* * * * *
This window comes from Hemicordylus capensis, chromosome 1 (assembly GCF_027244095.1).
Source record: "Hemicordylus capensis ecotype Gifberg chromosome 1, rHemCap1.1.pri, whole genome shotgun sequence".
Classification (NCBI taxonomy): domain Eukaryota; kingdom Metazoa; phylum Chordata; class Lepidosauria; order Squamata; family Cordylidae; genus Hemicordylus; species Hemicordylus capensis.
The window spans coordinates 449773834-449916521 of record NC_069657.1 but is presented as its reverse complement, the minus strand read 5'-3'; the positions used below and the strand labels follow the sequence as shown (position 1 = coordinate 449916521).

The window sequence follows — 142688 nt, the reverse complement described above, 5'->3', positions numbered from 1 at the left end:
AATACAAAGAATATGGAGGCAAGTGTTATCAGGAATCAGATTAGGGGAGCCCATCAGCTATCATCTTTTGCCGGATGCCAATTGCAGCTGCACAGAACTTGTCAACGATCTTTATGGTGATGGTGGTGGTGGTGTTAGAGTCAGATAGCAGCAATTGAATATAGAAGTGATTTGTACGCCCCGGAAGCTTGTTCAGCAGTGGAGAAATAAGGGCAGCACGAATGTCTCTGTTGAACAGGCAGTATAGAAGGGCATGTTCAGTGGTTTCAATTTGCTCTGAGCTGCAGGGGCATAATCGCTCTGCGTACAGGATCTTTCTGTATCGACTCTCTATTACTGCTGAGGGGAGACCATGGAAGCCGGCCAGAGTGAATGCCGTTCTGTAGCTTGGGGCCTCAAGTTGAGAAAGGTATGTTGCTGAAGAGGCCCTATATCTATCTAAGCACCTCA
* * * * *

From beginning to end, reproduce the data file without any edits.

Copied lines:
This window comes from Hemicordylus capensis, chromosome 1 (assembly GCF_027244095.1).
Source record: "Hemicordylus capensis ecotype Gifberg chromosome 1, rHemCap1.1.pri, whole genome shotgun sequence".
Classification (NCBI taxonomy): domain Eukaryota; kingdom Metazoa; phylum Chordata; class Lepidosauria; order Squamata; family Cordylidae; genus Hemicordylus; species Hemicordylus capensis.
The window spans coordinates 449773834-449916521 of record NC_069657.1 but is presented as its reverse complement, the minus strand read 5'-3'; the positions used below and the strand labels follow the sequence as shown (position 1 = coordinate 449916521).

The window sequence follows — 142688 nt, the reverse complement described above, 5'->3', positions numbered from 1 at the left end:
AATACAAAGAATATGGAGGCAAGTGTTATCAGGAATCAGATTAGGGGAGCCCATCAGCTATCATCTTTTGCCGGATGCCAATTGCAGCTGCACAGAACTTGTCAACGATCTTTATGGTGATGGTGGTGGTGGTGTTAGAGTCAGATAGCAGCAATTGAATATAGAAGTGATTTGTACGCCCCGGAAGCTTGTTCAGCAGTGGAGAAATAAGGGCAGCACGAATGTCTCTGTTGAACAGGCAGTATAGAAGGGCATGTTCAGTGGTTTCAATTTGCTCTGAGCTGCAGGGGCATAATCGCTCTGCGTACAGGATCTTTCTGTATCGACTCTCTATTACTGCTGAGGGGAGACCATGGAAGCCGGCCAGAGTGAATGCCGTTCTGTAGCTTGGGGCCTCAAGTTGAGAAAGGTATGTTGCTGAAGAGGCCCTATATCTATCTAAGCACCTCA